Weinstein’s Conviction: A Call for Justice

Kirsty reports on the verdict of Harvey Weinstein’s criminal court hearing and the hope it brings for justice for all those who suffer from sexual assault

The MeToo movement may have just gained its most important victory to date this week as one of the most prolific and high-profile sexual predators in Hollywood has finally faced justice.

Harvey Weinstein was once one of the powerful people in the film industry, but on Monday he left a New York city court a convicted felon. Found guilty of third-degree rape and first-degree sexual assault by a jury of seven men and five women, after five days of deliberations. Weinstein faces a minimum of five years in prison that could be extended to a maximum of twenty-five years; however, he was acquitted on two counts of predatory sexual assault, which carried a potential life sentence. Weinstein’s crimes ignited the MeToo movement in 2017, which saw thousands of sexual assault victims finally opening up and sharing their own stories of sexual abuse. It was a little over two years ago that the New York Times first published an article detailing allegations of sexual assault against the then celebrated movie producer. Since then around 80 women have come forward and accused Weinstein of sexual misconduct and assault stretching back decades.


Manhattan District Attorney Cyrus Vance Jr. held a press conference after the verdict was known and commented that ‘this was the new landscape for survivors of sexual assault in America I believe’.

The verdict left many contemplating the impact Weinstein’s conviction will have going forward. Will this encourage more victims to speak out about their ordeals? Do institutions, companies, and governments have more to do to safeguard victims and help bring perpetrators to justice? Has the MeToo movement changed the way we see victims of sexual violence? It is impossible to answer all these questions in one article, so I looked at how Weinstein’s conviction and the expansion of the MeToo movement has or potentially could impact the student community here in St Andrews.


It is no secret that sexual assault and misconduct is an ongoing issue within higher education institutions. A study conducted by The Student Room and Revolt Sexual Assault in 2017/18 found that 62% of students and recent graduates in the UK had experienced some form of sexual misconduct or violence during their time at university, with only 6% of students reporting these incidents to their university or local police force. When the study inquired why they had not reported these crimes 56% ‘thought it wasn’t serious enough’, 35% ‘felt too ashamed’ and 29% ‘didn’t know how to make a report’. This study clarifies that the stigma that prevents many sexual assault victims from discussing and reporting their crimes is still prevalent within student communities across the country. I wondered what the Weinstein verdict meant to those students here in St Andrews that work to address that stigma.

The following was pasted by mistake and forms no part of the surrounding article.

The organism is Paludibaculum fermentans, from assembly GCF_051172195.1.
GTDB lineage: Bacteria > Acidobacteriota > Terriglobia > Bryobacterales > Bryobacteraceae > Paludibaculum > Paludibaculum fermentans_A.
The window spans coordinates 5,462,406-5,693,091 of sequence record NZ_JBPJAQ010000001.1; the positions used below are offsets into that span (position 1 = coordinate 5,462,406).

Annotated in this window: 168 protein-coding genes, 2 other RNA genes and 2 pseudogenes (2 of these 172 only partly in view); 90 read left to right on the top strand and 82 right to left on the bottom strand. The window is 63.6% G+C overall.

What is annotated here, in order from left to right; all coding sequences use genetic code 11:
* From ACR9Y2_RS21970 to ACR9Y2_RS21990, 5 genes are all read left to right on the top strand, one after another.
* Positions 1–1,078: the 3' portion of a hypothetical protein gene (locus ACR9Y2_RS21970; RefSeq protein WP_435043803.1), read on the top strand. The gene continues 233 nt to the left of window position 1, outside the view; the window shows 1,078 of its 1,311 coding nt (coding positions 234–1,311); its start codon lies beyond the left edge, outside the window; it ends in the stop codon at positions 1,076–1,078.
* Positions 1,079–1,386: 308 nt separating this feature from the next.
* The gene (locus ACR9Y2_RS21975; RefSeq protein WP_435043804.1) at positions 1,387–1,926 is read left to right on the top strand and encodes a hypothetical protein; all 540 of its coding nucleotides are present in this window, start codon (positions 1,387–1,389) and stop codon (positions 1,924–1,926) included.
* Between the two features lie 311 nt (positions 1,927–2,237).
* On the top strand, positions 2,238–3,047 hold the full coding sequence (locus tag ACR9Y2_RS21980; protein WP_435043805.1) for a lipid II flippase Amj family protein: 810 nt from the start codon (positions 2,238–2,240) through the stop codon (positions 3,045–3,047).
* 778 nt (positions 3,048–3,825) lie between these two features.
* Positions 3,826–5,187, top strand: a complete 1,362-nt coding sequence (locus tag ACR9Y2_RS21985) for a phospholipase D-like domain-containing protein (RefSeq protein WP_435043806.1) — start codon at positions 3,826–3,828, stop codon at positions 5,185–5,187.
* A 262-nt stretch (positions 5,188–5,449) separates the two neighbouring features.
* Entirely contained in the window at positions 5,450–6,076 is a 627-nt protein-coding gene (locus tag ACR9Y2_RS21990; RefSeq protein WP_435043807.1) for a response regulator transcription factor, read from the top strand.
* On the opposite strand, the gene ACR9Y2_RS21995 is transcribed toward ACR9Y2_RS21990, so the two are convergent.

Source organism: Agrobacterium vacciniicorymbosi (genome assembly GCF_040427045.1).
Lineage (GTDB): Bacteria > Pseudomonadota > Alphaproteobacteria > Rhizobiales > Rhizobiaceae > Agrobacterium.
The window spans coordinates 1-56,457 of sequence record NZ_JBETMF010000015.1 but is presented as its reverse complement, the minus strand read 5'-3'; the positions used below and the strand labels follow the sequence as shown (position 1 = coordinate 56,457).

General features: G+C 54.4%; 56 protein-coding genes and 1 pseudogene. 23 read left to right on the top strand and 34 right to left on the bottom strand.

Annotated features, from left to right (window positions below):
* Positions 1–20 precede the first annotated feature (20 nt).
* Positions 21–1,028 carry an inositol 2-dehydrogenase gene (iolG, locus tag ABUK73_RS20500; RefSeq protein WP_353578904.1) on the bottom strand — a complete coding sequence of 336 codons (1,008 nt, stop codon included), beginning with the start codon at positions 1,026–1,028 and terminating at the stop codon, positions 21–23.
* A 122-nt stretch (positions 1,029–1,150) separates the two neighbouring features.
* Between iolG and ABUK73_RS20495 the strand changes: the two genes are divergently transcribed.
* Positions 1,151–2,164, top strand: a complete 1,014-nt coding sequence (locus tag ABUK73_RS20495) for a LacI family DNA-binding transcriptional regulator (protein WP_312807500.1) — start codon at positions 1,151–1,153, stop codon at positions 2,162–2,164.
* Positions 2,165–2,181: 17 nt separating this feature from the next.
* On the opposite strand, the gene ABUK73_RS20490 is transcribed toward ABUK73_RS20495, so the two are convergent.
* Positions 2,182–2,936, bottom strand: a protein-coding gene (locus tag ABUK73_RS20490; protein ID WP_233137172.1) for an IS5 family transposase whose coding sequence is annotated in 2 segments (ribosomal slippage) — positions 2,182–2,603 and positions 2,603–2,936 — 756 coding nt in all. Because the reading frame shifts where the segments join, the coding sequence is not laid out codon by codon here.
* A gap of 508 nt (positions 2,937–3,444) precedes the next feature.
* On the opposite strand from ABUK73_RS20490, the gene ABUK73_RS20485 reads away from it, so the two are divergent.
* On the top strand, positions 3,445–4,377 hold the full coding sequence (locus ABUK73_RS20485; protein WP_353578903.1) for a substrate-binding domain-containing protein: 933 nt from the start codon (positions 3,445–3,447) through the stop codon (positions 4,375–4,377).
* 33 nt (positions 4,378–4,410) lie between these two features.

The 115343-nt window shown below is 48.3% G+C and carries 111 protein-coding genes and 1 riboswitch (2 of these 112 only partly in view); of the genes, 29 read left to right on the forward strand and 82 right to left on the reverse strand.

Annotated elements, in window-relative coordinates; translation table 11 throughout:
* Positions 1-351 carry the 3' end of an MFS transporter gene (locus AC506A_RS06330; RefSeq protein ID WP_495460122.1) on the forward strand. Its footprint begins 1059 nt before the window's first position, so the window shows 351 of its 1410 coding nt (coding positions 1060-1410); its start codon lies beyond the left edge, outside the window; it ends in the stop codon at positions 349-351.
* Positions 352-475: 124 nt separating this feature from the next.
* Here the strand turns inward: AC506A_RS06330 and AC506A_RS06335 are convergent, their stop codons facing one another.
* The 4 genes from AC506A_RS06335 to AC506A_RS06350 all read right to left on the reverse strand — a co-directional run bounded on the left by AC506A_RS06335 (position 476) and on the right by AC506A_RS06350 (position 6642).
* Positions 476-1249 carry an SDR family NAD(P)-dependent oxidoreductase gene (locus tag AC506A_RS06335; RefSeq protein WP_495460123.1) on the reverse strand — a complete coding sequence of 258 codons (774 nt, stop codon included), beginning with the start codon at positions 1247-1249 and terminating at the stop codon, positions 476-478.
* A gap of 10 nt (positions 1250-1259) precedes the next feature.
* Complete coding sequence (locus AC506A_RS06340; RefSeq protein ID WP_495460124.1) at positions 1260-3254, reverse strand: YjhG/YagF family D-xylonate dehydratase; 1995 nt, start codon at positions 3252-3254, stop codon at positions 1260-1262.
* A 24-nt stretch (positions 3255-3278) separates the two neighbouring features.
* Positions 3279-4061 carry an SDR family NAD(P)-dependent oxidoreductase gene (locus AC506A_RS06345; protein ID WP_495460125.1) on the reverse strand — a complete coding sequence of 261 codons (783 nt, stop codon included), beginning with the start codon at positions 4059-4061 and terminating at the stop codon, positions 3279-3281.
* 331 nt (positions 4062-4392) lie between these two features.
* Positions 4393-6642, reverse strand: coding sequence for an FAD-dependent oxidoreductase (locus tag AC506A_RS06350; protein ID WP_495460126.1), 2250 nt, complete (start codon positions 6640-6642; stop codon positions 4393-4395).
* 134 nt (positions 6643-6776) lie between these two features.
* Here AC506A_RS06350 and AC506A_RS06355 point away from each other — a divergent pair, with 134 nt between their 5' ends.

I spoke to St Andrews Feminist Society President Taylor Hendrickson and asked her what she thought the significance of this conviction means for the wider call for justice.

‘It could be a turning point, but we will see. It is a moment of a lot of hope and optimism for a lot of people because obviously the MeToo movement sort of gained momentum around the Weinstein case, and it’s really nice to see someone who has been accused of assaulting and harassing over 80 women be held accountable, even if it’s limited.’  (Taylor Hendrickson)


It’s clear that many people believe this could be the turning point in the fight to end sexual assault and bring those guilty to justice, but we must acknowledge how far is still to go. Most rapes in the UK continue to go unreported, and while the MeToo movement continues to gain momentum, I wondered how much impact it had here in St Andrews. I asked Taylor if during her years working with the feminist society, she felt the MeToo movement had affected student’s engagement with this topic.

‘I’ve seen more support with things like reclaim the night and more people willing to speak out and share their stories and say me too. It’s been massive, we’re still not there yet but I think it’s a turning point,’ (Taylor Hendrickson)

While the world continues to react to Weinstein’s conviction and the MeToo movement celebrates its first major victory, we must not assume that the challenging work to get justice for all victims of sexual violence is done. Weinstein is just the beginning of a long and difficult road ahead. Here the university continues to maintain a zero-tolerance policy regarding sexual misconduct and violence and is working hard to implement new policies, like mandatory consent workshops, to ensure the safety of all its students and staff. With cooperation and support from all in our community, the impact of the MeToo movement could make a substantial difference to the lives of countless victims around the world.



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